Tikal, Temple V. During the Classic Era, some
of the most powerful Maya kings reigned at Tikal
I’ve recently enjoyed reading about the expeditions and adventures of John Lloyd Stephens and Fredrick Catherwood in the recently published Jungle of Stone: The True Story of Two Men, Their Extraordinary Journey, and the Discovery of the Lost Civilization of the Maya (William Morrow, 2016), by William Carlson. The narrative of their travels in Central America is interrupted three times; first, for a brief biography of Stephens; second, for a brief biography of Catherwood; and finally, for an overview what is now known about the Maya. It is during this third excursus that Carlson describes Maya Kingship as follows:
For the ruling classes, especially the kings, a great deal is known because of the record left in Maya art and hieroglyphs. We know the holy lords lived polygamous lives surrounded by wives and courtiers in royal palaces. They sat on thrones covered with jaguar pelts, commanding their subjects, dispensing justice, greeting emissaries, royal allies, and foreign merchants. In scenes chiseled into limestone and standstone, on painted murals and polychrome pottery, they were finely dyed textiles with geometric designs and flamboyant headdresses heavy with the long iridescent feathers of the quetzal and other tropical birds. They drink frothy brew made from the cacao bean (and gave the world chocolate). They prized exotic goods brought from the coasts and the mountains in trade or tribute: marine shells, stingray spines, coral, finely cut chert, obsidian, pyrite, polished into mosaic scepters and mirrors—and, most of all, jade …. Control and display of these prized goods reinforced their status and power.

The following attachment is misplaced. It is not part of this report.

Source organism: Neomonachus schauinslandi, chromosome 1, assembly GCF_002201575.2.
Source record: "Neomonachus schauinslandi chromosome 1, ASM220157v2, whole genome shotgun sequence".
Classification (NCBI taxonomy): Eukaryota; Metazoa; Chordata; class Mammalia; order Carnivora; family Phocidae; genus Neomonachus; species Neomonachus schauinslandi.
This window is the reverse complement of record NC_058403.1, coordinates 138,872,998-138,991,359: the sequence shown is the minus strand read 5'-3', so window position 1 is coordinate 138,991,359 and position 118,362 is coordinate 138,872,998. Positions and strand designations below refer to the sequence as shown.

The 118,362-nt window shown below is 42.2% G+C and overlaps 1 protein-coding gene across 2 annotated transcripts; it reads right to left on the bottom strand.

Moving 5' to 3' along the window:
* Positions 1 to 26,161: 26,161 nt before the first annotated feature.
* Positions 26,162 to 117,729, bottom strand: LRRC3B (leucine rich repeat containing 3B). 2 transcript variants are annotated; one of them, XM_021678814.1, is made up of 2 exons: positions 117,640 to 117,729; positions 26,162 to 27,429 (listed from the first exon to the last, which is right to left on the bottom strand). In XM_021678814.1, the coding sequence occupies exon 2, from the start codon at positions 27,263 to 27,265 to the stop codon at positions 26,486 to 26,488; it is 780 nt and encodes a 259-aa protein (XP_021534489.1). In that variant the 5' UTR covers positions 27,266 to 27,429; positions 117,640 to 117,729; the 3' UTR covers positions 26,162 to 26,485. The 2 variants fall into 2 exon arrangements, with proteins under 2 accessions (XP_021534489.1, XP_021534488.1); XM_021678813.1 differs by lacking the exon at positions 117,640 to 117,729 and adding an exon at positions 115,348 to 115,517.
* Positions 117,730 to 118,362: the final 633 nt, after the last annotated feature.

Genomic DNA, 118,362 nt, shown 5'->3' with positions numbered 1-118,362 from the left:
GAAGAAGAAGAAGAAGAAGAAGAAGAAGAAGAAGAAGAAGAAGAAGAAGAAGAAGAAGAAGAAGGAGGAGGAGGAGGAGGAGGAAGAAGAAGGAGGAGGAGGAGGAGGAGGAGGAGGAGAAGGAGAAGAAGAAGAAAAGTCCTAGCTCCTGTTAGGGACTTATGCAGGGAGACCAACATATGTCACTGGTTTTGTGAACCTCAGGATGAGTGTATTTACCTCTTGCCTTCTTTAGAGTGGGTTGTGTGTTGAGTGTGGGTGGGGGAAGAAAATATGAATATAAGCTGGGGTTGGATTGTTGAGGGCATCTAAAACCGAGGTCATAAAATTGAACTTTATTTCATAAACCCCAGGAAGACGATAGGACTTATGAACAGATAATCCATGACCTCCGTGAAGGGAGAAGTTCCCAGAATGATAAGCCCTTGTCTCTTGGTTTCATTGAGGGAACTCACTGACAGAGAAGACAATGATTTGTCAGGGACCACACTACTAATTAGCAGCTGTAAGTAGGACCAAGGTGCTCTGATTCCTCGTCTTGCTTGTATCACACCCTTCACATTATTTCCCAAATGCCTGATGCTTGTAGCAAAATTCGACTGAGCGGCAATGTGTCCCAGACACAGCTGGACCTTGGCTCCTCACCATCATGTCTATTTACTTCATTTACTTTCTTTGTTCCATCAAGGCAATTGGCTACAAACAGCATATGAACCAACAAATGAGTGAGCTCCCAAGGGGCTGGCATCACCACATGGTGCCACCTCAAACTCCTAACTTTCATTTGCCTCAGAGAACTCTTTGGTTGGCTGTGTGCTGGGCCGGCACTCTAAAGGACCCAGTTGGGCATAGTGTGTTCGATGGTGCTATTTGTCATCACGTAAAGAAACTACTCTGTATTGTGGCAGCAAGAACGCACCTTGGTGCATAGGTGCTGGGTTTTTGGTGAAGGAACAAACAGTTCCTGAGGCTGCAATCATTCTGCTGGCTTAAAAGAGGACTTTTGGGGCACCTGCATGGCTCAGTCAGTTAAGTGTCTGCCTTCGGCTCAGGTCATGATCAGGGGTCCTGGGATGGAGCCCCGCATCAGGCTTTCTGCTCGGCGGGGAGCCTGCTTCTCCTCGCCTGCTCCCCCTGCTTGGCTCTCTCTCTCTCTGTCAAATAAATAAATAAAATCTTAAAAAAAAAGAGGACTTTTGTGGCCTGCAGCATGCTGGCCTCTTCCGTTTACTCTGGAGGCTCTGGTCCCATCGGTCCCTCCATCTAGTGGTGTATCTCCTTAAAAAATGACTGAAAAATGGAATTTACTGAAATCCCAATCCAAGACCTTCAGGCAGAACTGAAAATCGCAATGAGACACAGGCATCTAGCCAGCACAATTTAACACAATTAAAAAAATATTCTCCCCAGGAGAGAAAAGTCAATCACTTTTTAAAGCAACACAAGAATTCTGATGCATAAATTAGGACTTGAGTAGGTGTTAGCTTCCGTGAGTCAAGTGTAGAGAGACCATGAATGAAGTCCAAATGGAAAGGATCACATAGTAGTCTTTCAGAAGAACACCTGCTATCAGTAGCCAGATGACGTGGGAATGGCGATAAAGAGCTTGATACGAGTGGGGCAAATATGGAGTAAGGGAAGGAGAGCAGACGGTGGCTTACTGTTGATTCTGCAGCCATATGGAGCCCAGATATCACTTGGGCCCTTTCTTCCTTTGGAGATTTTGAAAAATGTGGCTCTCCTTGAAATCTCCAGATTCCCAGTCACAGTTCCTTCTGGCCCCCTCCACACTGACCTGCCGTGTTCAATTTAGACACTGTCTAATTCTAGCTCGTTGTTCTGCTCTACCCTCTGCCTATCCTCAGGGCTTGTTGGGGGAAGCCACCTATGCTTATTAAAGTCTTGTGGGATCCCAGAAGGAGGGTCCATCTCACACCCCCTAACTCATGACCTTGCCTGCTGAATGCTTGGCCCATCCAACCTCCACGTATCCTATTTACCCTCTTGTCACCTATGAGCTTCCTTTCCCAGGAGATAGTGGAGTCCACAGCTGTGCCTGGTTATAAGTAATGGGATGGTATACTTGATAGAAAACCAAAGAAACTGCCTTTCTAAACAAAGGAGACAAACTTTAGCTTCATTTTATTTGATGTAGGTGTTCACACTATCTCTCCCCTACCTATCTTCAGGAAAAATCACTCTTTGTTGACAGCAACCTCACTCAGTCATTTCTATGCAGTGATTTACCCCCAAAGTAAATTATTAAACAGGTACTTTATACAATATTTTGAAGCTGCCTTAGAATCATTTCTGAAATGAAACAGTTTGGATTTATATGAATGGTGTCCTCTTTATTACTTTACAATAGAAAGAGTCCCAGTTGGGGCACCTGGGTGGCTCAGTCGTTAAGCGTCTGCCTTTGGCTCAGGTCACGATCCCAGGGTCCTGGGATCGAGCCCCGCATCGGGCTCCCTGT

But nothing demonstrated their supremacy like their ability to mobilize mass labor forces, corps of engineers, artisans, and artists, to build and embellish monumental centers devoted to their reigns and dynasties. (pp. 382–383)